Home / Market / Bank of Canada willing to resort to below-zero interest rate in face of major economic crisis, Poloz says

Bank of Canada willing to resort to below-zero interest rate in face of major economic crisis, Poloz says

Bank of Canada Governor Stephen Poloz says unconventional measures are likely unnecessary because the bank expects the Canadian economy to grow in 2016 and 2017 and reach full capacity in mid-2017

TORONTO — The Bank of Canada would be willing to cut its benchmark interest rate to below zero per cent if the country is faced with a major economic shock, says Stephen Poloz, governor of the Bank of Canada.

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In a speech to the Empire Club of Canada in Toronto, Poloz described the use of negative interest rates as one of four “unconventional monetary policy measures” it would be willing to deploy if faced with a major economic crisis. Yet he said the bank is unlikely to use such measures as it expects the Canadian economy to grow in 2016 and reach full capacity in mid-2017.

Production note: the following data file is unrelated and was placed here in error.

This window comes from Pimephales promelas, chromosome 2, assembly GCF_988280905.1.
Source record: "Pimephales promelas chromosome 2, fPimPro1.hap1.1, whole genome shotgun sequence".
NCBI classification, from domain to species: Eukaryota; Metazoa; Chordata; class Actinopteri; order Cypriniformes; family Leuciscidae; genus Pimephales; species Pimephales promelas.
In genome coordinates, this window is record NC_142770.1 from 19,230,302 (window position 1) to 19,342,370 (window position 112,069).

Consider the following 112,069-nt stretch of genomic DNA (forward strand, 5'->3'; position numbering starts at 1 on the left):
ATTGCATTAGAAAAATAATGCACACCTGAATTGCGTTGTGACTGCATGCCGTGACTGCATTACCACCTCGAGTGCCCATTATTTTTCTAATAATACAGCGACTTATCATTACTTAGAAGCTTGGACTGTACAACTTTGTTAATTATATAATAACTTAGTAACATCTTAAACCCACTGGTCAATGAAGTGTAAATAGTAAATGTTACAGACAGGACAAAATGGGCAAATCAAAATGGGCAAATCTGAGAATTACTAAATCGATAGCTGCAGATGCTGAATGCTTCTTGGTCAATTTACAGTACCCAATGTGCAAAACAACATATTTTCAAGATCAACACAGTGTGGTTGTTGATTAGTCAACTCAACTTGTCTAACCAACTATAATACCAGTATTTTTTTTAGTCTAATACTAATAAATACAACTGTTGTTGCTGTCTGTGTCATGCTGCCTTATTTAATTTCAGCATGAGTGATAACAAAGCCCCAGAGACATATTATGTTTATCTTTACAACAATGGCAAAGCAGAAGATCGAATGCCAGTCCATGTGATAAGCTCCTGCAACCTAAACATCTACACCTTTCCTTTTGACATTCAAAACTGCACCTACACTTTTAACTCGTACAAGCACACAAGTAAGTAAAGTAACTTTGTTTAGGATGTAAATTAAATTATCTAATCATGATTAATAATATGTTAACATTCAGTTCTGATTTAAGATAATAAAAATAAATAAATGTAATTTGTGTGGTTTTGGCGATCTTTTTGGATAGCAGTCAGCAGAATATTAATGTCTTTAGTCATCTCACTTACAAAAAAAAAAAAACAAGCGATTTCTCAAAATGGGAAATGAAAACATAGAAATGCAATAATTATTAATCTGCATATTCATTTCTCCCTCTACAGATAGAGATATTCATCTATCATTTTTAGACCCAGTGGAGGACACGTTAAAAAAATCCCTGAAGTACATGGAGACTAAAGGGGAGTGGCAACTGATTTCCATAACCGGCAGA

“We don’t need unconventional policies now, and we don’t expect to use them,” Poloz said. “However, it’s prudent to be prepared for every eventuality.”

The bank’s new willingness to consider sub-zero interest rates modifies the “toolkit” of policy responses the bank has at its disposal in the event of an economic crisis. The other policies are providing guidance on the future path of its benchmark interest rate policy, stimulating the economy through quantitative easing and providing credit to key economic sectors.


The bank’s trend-setting rate is currently 0.5 per cent, and Poloz said that if the bank implemented negative rates, it would not go below -0.5 per cent. He said it would take an event similar to the global financial meltdown of 2008-09 before the bank would consider such a move.

“What we’re saying today is that we now believe that we have roughly a hundred basis points’ worth of room to manoeuvre underneath our current interest setting,” Poloz told reporters after his speech. “But we also have the opportunity to do these other unconventional things. All these things would be on the table in the face of a significant shock.”

Although Poloz said the bank has no immediate intention to use unconventional measures, the bank announced on Tuesday that it would update its “toolkit” of policies that it would use in response to an economic crisis.

“I certainly hope we won’t ever have to use these tools,” he said. “Should the need arise, we’ll be ready.”

If it did feel that it was necessary to introduce one of these measures, the bank wouldn’t roll them out in any particular order, Poloz said. It would use whatever combination it judged appropriate in the circumstances.


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